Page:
New York State recently completed the last leg of a $4.3 million infrastructure project in Oakdale to combat flooding spurred by rising sea levels and severe storms, a need highlighted by Superstorm Sandy.
The Governor’s Office of Storm Recovery elevated Shore Drive in Oakdale as part of a three-phase project to bolster local infrastructure. The final phase road-raising project cost $3.4 million alone and came nearly a decade after Sandy, which left some Oakdale residents stranded as floodwaters swarmed the Islip hamlet’s roadways. Many homes and businesses along Shore Drive were flooded.
The project included raising a 1,000-foot section of Shore Drive and repaving the roadway to elevate the surface up to 18 inches high. Flood-prone areas along Shore Drive received drainage enhancements, including new drainage pipes, maintenance holes and catch basins, the governor’s office said.
The initiative is part of a multibillion-dollar state-led plan to protect residents against climate change and major storms. The state partnered with Dormitory Authority of the State of New York for the project, which also includes West Sayville. Katie Brennan, executive director of the storm recovery office, said in a news release that the infrastructure project will boost the community’s resilience and protect residents "during astronomical high tides."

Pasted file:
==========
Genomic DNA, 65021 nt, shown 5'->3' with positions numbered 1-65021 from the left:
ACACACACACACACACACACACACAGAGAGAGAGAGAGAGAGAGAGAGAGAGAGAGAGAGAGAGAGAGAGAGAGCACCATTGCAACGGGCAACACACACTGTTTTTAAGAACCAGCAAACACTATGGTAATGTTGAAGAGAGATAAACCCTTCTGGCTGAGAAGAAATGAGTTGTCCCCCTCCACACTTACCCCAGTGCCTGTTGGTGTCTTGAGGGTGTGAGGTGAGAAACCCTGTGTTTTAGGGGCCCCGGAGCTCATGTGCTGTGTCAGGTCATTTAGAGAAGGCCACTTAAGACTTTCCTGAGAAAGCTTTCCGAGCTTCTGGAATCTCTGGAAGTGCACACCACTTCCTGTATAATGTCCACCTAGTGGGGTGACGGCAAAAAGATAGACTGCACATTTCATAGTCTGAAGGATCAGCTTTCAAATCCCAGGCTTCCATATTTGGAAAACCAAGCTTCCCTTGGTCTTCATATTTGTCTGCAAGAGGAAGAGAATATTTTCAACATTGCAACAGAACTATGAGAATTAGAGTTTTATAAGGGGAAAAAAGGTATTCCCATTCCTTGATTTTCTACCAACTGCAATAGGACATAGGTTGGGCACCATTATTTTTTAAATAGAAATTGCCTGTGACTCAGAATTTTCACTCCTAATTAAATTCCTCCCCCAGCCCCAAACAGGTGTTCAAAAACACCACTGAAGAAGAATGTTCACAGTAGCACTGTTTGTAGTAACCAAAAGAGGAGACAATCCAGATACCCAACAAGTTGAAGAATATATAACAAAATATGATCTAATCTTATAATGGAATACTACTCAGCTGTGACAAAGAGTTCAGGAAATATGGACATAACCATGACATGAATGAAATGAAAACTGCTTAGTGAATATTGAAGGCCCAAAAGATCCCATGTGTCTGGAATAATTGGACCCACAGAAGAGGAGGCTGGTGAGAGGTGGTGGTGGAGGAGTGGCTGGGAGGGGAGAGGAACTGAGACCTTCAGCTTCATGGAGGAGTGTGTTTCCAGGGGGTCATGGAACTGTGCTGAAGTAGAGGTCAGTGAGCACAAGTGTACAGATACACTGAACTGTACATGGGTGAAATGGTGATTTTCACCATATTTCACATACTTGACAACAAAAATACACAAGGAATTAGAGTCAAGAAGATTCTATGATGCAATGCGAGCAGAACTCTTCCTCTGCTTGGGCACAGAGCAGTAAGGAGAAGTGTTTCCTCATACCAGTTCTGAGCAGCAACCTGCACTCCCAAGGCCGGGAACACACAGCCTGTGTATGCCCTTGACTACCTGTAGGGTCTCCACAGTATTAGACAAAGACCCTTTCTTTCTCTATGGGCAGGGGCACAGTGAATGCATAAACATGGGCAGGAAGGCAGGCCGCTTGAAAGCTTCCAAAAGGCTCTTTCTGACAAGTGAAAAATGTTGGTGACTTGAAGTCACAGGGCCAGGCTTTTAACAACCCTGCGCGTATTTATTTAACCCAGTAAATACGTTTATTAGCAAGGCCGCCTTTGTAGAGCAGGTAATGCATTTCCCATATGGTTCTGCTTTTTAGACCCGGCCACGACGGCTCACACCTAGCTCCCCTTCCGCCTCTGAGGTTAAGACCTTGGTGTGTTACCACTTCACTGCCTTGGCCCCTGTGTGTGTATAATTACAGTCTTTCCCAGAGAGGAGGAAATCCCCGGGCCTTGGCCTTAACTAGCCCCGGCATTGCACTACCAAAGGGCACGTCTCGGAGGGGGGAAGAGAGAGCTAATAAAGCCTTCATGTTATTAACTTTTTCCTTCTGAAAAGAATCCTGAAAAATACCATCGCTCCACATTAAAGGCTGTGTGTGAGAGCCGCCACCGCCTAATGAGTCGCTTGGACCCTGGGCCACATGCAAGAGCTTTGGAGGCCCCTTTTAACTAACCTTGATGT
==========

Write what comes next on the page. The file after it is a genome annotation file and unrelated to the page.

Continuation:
Other phases of the project included the installation of backflow check valves and catch basins in existing storm drains in Oakdale and West Sayville, which should prevent tidal waters from entering the draining system and flooding the area. The storm recovery office also installed emergency backup generators at the community center and at Islip Housing Authority’s Ockers Gardens in Oakdale.
Beginnings of the multiphase project stretch back to 2013, when the Oakdale-West Sayville committee for the NY Rising Community Reconstruction Plan was formed, said co-chair Richard Remmer. He said that 30 years ago, Shore Drive might flood once a year, but the frequency has quadrupled in recent years. Flooding dumps anywhere from 6 to 18 inches of water on the roadway depending on severity, Remmer said.
"It’s become more and more of a regular occurrence and Sandy obviously highlighted it," he said, adding that the superstorm inundated Shore Drive with 6 feet of water. Flooding often left residents stranded in their homes and put an added strain on emergency services, which responded to water rescues.
"It’s great to see neighbors get to their house even if there’s a nor’easter or a tropical storm," Remmer said.